Still, suppose, just suppose that, despite being innocent of a body, Dobson were somehow able to compose this maddening stuff? To what purpose would he do such a thing? The irregular dating system (to say nothing of the all-cornflake diet that circumstances had forced upon him) would almost certainly have upset the fragile balance of his mind.

  2. Stan : I shall embark upon a Dobson family tree when I have finished the large-scale hand-drawn map of Pointy Town & environs which has been occupying me for some years.

  3. It’s all quite simple really. On a day that is denoted twice in the Dobsonian calendar you work twice as hard as usual, unless one of those Dobsonian days is a holiday – in that case you are simply expected to enjoy your work. On days of the year missing from the Dobsonian calendar you stay at home with the blinds drawn. If you wake up on a Dobosnian day that does not correspond to any day of the year then your brain is in a bottle. It’s all quite simple, and it worked for Dobson. If you need to know more I’ll be walking the hills.

  4. Frank – This article made me think of your earlier essay on “Blogettian Farming” which explained his wonderful four-month calendar. In hindsight Blodgett’s calendrical re-calibration does not seem so far-fetched!

  5. Messrs Wellington and Webster – perhaps we should be grateful, then, that no evidence has come to light concerning any calendaric collusion between Blodgett and Dobson. I doubt the world could have borne it.

  6. Not so, I believe Mister Key described the Antikythera Mechanism of the Dobsonian/Blogettian (or “Non-Blötzmann”) Calendrical System back in February of 2004, in his piece “How to Think of Things Other than Juggling”:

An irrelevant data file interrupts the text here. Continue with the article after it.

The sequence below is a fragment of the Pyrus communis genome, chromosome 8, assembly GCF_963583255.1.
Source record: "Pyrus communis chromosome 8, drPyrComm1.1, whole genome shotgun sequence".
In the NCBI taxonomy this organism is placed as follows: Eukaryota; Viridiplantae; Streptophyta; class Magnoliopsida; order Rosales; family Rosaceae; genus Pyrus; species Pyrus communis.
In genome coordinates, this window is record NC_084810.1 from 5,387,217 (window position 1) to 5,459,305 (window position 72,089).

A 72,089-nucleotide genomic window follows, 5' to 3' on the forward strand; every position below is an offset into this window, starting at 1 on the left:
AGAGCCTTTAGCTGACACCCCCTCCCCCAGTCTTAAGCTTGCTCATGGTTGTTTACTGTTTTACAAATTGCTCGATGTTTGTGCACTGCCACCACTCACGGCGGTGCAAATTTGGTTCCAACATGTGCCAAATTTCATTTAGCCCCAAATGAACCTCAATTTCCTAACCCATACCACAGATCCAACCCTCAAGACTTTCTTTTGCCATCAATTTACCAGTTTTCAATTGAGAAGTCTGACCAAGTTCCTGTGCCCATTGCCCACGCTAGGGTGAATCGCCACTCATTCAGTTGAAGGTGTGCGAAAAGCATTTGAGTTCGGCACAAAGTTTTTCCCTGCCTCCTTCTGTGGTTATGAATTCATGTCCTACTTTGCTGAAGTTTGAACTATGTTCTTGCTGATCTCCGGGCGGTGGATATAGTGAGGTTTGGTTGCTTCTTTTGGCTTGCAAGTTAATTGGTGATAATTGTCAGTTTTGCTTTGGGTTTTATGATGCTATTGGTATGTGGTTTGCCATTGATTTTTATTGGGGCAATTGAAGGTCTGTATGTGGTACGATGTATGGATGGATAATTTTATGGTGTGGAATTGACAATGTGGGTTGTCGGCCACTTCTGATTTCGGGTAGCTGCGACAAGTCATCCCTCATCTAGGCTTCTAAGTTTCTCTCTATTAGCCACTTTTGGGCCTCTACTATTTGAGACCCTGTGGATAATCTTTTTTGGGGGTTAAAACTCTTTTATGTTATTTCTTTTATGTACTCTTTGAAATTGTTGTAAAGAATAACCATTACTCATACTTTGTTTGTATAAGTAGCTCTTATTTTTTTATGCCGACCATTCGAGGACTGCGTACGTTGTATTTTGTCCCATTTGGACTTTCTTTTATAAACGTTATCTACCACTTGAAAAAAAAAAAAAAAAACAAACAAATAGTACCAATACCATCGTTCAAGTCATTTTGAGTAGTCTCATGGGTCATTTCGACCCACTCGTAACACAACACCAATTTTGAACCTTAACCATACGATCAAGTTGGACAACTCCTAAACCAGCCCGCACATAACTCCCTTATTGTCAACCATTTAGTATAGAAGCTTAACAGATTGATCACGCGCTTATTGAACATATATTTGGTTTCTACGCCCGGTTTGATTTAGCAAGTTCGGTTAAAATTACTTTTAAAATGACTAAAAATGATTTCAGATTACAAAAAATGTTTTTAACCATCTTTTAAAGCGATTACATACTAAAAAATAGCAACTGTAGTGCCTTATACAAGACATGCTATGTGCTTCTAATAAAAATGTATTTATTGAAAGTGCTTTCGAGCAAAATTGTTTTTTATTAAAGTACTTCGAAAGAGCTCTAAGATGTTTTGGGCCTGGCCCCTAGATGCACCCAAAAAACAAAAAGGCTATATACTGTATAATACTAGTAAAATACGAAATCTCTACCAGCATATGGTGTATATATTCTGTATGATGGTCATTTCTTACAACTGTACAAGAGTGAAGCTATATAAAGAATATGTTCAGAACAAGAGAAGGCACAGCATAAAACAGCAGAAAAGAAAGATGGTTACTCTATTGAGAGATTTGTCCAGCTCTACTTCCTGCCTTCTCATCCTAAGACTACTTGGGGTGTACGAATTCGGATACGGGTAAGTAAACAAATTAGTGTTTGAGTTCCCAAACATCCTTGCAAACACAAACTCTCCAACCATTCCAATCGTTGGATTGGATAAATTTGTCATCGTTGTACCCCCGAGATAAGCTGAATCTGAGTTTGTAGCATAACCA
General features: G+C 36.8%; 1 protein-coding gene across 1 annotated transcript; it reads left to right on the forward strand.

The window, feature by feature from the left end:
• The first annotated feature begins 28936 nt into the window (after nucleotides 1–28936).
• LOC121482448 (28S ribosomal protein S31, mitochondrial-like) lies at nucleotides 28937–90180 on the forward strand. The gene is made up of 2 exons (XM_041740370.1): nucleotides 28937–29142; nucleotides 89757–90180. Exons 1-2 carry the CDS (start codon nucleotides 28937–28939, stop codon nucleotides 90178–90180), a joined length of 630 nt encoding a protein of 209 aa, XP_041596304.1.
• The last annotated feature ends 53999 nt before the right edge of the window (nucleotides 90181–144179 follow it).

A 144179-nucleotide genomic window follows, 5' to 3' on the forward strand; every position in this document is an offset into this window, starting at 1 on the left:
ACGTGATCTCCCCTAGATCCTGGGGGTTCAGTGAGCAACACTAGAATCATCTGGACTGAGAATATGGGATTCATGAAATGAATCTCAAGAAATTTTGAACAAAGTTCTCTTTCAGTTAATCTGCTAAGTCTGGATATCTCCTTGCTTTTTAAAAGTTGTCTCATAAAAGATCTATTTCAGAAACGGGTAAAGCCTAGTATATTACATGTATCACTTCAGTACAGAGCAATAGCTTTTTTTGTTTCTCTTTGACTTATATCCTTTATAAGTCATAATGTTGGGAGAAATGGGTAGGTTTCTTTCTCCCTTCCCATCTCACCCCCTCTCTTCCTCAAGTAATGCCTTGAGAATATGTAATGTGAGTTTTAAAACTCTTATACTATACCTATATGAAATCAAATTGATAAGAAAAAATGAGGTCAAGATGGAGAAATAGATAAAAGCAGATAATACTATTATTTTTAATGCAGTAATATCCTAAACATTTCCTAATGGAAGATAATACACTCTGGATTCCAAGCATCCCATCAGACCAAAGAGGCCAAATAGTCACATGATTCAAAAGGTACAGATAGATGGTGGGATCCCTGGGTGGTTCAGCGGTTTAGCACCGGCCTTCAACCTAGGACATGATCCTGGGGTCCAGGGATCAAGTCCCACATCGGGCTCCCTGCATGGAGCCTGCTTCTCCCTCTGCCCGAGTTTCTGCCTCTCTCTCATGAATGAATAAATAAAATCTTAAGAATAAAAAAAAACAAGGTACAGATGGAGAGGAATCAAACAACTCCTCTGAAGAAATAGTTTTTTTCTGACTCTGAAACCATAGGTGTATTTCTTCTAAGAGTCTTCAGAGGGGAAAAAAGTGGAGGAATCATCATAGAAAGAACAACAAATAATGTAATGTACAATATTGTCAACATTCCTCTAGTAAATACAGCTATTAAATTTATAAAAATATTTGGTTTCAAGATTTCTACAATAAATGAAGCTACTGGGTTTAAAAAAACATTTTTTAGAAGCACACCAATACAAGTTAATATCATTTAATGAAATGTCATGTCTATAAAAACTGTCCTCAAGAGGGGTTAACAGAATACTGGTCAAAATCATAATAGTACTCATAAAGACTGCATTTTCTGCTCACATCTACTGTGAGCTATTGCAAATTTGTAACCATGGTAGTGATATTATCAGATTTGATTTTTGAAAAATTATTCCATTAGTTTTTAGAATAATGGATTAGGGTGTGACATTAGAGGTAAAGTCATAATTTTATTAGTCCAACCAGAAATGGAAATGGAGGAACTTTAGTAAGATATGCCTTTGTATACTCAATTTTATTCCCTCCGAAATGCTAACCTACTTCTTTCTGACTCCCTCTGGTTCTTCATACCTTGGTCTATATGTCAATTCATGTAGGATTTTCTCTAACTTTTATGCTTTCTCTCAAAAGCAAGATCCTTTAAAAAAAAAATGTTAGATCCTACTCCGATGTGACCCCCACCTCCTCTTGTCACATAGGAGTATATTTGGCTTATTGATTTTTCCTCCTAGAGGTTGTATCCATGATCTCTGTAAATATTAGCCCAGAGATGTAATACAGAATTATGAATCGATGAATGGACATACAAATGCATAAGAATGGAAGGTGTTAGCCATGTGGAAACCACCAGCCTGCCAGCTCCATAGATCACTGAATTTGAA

“…the intricately-wired snares snap shut and entrap the oiled plasticine clumps, thus momentarily halting the recurrent biting movements of the cogs on the discus, throwing shards of todge into the motor around which you will have placed canvas bags packed with candles in order to steady the persistent rattling of the ticker on the back of the iron sledge underneath the trolley carrying the double battery-powered hammer which serves to agitate the drum containing the four-inch blades detached from the rusted bowl of the compass…” &c.

  7. You have hit upon one of the most controversial topics in the history of Hooting Yard. Mr Key does not apparently know the purpose of the contraption which you describe the above. It may indeed be a means of purging all thoughts of juggling from one’s mind, however in a 2004 radio lecture Mr. Key suggested that this device would also help it’s maker forget about the Pope. In a pamphlet he published years earlier, this was presented as a factual description of some apparatus intended to divine the meaning of certain crop-circles.

    Surely these contradictions are sufficient evidence for us to call shenanigans on Mr. Key.

    T. Wellington